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Controlling Pathogens on Fresh-Cut Produce--a New Phage?By Judy McBride
July 30, 2001
Those fresh-cut fruits and veggies in your grocery store are convenient and nutritious. But they have the potential to become another channel for human pathogens. So two Agricultural Research Service scientists are testing the concept of using phages--viruses that infect and kill only bacteria--to control foodborne pathogens on produce. And early results are promising.
ARS plant pathologists Britta Leverentz and Bill Conway are the first to test phages on fruits and vegetables. While the peel or rind of intact fruit provides a physical and chemical barrier, microbes can multiply rapidly on cut surfaces--especially if those surfaces are not too acidic and have warmed up to room temperature, according to Leverentz. She and Conway are based at the ARS Produce Quality and Safety Laboratory in Beltsville, Md.
The scientists are working under a cooperative agreement with Intralytix in Baltimore, Md., which is providing known phages for Salmonella strains as a model. Phages are very selective about their host bacteria. Those specific for Salmonella, for instance, would leave beneficial bacteria free to multiply on fresh-cut produce and crowd out potential pathogens.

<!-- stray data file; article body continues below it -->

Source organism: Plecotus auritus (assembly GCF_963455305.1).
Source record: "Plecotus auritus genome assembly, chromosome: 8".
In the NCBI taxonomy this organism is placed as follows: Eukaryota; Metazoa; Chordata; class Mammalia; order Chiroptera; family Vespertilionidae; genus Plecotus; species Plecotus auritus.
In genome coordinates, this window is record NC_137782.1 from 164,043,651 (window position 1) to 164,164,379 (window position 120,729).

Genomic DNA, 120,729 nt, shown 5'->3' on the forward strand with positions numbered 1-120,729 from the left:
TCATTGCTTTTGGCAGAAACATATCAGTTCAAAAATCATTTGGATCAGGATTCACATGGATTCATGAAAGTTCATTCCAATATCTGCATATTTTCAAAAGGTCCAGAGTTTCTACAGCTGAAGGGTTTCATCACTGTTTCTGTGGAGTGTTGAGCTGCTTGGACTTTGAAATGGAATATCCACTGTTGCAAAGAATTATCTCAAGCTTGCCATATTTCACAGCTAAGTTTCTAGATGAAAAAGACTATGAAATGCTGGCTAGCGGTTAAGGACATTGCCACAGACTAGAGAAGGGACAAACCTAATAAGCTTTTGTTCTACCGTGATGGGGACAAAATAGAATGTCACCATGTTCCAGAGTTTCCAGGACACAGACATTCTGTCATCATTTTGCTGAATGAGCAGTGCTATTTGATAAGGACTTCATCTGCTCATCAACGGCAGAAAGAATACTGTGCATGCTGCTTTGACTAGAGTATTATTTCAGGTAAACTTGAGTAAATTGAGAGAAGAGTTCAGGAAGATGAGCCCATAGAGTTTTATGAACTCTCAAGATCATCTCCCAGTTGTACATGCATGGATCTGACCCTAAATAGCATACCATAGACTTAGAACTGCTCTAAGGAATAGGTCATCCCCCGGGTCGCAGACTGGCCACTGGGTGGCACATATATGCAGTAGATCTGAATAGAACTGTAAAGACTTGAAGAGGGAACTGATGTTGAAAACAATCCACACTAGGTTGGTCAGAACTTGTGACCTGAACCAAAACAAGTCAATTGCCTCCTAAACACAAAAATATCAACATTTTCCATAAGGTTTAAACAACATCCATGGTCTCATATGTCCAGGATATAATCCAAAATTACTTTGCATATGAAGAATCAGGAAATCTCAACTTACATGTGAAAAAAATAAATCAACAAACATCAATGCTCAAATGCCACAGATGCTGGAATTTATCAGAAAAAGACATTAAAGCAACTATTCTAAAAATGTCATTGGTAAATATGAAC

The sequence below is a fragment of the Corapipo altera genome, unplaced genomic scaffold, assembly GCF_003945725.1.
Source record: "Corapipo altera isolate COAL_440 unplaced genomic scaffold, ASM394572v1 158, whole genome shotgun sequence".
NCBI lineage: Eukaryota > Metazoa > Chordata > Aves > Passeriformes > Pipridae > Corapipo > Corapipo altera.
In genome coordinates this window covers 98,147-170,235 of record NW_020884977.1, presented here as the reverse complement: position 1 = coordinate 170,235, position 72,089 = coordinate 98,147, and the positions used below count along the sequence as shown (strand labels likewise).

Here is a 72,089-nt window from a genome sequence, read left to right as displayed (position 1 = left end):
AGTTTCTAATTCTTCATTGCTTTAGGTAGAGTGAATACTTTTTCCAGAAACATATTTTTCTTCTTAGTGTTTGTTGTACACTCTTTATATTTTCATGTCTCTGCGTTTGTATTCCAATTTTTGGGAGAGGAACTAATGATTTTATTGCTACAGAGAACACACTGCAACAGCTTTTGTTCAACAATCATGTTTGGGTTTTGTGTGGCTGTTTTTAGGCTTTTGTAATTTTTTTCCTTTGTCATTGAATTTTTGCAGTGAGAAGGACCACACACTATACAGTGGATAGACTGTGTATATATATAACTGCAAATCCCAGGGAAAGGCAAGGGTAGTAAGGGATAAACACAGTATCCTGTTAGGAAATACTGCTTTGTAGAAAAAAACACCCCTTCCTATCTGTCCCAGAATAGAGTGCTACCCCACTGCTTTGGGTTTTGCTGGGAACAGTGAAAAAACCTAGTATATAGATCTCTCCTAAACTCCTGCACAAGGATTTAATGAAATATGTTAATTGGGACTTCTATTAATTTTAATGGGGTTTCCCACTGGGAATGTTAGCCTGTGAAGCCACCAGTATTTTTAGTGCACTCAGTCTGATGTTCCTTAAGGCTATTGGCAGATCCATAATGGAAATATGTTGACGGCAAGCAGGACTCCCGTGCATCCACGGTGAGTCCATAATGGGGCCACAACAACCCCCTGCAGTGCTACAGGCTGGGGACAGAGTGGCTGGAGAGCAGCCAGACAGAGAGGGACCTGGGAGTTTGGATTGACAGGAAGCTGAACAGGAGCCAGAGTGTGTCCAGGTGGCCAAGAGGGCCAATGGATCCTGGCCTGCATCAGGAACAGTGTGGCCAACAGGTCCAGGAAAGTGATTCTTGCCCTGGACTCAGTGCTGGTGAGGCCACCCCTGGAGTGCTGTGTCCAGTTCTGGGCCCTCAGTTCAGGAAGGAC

The researchers tested a cocktail of four anti-Salmonella phages on fresh-cut melons, which have low acidity, and on apples, with higher acidity. The phages consistently reduced Salmonella more than a thousandfold on melon chunks stored at 40 and 50 degrees F, and more than a hundredfold on fruit stored at room temperature.
That’s closer to the industry’s goal of the 100,000-fold reductions than occur with chlorine and other sanitizers now in use. The industry is looking for alternatives because bacteria are developing resistance, and chlorine can also be irritating to users. For that reason, solutions are often too dilute to reduce bacteria more than 10- to 100-fold.
On apples, the cocktail was ineffective. But the researchers are looking for acid-tolerant phages or a way to buffer the inoculum for high-acid produce. An article on this research appears in the July issue of Agricultural Research magazine.
ARS is the U.S. Department of Agriculture’s chief scientific research agency.